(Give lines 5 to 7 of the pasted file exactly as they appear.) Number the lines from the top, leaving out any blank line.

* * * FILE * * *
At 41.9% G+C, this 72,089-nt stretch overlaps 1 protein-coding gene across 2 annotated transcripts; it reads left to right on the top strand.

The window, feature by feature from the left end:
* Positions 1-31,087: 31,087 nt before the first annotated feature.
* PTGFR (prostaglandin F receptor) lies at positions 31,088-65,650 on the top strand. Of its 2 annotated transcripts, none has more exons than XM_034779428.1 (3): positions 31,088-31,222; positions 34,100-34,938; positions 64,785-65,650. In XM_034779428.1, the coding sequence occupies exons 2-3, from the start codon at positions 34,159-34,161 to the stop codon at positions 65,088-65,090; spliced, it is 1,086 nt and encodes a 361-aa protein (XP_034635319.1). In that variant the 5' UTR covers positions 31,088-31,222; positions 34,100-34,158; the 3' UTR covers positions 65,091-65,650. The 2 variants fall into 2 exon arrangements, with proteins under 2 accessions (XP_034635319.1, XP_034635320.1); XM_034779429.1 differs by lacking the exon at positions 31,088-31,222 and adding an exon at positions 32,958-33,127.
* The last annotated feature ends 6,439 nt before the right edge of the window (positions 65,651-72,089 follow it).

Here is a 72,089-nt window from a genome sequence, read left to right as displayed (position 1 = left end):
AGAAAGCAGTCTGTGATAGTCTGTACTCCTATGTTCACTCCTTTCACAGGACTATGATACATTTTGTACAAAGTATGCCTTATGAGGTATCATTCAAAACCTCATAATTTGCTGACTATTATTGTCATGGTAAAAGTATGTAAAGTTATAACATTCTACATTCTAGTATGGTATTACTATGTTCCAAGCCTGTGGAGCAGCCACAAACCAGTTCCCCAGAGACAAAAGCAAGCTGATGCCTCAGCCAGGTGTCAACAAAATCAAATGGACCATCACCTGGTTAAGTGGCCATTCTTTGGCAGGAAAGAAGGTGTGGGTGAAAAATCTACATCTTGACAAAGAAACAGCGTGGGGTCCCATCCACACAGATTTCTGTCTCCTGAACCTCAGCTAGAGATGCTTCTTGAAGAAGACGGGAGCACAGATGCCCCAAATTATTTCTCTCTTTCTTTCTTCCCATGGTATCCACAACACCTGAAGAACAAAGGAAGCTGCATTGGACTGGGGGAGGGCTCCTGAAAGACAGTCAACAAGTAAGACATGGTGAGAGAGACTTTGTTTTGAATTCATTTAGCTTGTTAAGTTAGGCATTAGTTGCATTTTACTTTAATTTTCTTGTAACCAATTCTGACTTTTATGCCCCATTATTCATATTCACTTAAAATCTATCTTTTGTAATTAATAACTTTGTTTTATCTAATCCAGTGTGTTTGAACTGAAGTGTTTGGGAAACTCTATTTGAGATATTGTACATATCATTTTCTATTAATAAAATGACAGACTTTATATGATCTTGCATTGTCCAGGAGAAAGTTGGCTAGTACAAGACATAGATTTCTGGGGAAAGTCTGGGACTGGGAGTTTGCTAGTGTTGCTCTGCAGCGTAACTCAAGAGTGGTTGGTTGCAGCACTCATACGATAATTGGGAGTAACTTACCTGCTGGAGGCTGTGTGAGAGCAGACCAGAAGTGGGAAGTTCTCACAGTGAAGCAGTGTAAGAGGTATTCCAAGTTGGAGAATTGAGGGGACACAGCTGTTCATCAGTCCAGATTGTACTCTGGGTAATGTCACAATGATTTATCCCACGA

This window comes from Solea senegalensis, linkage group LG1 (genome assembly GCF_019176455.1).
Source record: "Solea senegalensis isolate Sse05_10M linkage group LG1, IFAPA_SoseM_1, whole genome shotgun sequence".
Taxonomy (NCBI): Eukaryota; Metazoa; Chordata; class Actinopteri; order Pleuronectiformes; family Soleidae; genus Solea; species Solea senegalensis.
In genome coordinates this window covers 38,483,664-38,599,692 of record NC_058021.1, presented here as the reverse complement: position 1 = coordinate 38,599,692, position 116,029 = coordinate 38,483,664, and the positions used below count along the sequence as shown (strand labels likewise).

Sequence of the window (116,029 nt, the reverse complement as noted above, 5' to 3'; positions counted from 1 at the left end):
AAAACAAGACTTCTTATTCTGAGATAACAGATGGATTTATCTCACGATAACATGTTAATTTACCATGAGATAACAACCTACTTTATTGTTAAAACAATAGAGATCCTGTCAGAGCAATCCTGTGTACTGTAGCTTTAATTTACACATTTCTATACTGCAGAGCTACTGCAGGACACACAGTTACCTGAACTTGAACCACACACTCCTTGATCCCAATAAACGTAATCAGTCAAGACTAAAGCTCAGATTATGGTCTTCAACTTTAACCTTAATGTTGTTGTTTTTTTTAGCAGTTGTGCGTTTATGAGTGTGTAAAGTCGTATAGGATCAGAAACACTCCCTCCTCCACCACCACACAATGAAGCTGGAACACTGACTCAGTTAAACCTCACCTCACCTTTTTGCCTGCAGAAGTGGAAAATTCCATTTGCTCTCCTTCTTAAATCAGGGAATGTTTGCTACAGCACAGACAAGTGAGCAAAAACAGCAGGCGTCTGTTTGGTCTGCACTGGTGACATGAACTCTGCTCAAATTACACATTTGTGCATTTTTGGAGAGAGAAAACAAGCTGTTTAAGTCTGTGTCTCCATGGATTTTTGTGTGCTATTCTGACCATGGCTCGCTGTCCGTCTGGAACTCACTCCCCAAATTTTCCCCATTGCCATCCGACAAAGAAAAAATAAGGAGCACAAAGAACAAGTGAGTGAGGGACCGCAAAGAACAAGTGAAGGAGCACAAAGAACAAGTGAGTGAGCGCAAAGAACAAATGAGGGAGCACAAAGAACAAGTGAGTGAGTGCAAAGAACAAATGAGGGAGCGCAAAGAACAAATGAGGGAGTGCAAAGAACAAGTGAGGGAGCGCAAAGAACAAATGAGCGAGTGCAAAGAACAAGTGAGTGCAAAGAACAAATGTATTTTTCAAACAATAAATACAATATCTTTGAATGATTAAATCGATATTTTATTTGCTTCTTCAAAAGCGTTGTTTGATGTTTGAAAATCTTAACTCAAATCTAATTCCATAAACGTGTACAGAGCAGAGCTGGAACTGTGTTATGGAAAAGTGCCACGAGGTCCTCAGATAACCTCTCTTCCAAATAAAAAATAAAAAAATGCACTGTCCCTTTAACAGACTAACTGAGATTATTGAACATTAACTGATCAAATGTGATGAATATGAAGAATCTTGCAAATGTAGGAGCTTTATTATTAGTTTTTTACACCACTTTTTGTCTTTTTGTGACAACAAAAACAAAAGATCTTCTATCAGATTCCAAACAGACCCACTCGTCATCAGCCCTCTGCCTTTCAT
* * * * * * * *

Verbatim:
* The last annotated feature ends 6,439 nt before the right edge of the window (positions 65,651-72,089 follow it).

Here is a 72,089-nt window from a genome sequence, read left to right as displayed (position 1 = left end):
AGAAAGCAGTCTGTGATAGTCTGTACTCCTATGTTCACTCCTTTCACAGGACTATGATACATTTTGTACAAAGTATGCCTTATGAGGTATCATTCAAAACCTCATAATTTGCTGACTATTATTGTCATGGTAAAAGTATGTAAAGTTATAACATTCTACATTCTAGTATGGTATTACTATGTTCCAAGCCTGTGGAGCAGCCACAAACCAGTTCCCCAGAGACAAAAGCAAGCTGATGCCTCAGCCAGGTGTCAACAAAATCAAATGGACCATCACCTGGTTAAGTGGCCATTCTTTGGCAGGAAAGAAGGTGTGGGTGAAAAATCTACATCTTGACAAAGAAACAGCGTGGGGTCCCATCCACACAGATTTCTGTCTCCTGAACCTCAGCTAGAGATGCTTCTTGAAGAAGACGGGAGCACAGATGCCCCAAATTATTTCTCTCTTTCTTTCTTCCCATGGTATCCACAACACCTGAAGAACAAAGGAAGCTGCATTGGACTGGGGGAGGGCTCCTGAAAGACAGTCAACAAGTAAGACATGGTGAGAGAGACTTTGTTTTGAATTCATTTAGCTTGTTAAGTTAGGCATTAGTTGCATTTTACTTTAATTTTCTTGTAACCAATTCTGACTTTTATGCCCCATTATTCATATTCACTTAAAATCTATCTTTTGTAATTAATAACTTTGTTTTATCTAATCCAGTGTGTTTGAACTGAAGTGTTTGGGAAACTCTATTTGAGATATTGTACATATCATTTTCTATTAATAAAATGACAGACTTTATATGATCTTGCATTGTCCAGGAGAAAGTTGGCTAGTACAAGACATAGATTTCTGGGGAAAGTCTGGGACTGGGAGTTTGCTAGTGTTGCTCTGCAGCGTAACTCAAGAGTGGTTGGTTGCAGCACTCATACGATAATTGGGAGTAACTTACCTGCTGGAGGCTGTGTGAGAGCAGACCAGAAGTGGGAAGTTCTCACAGTGAAGCAGTGTAAGAGGTATTCCAAGTTGGAGAATTGAGGGGACACAGCTGTTCATCAGTCCAGATTGTACTCTGGGTAATGTCACAATGATTTATCCCACGA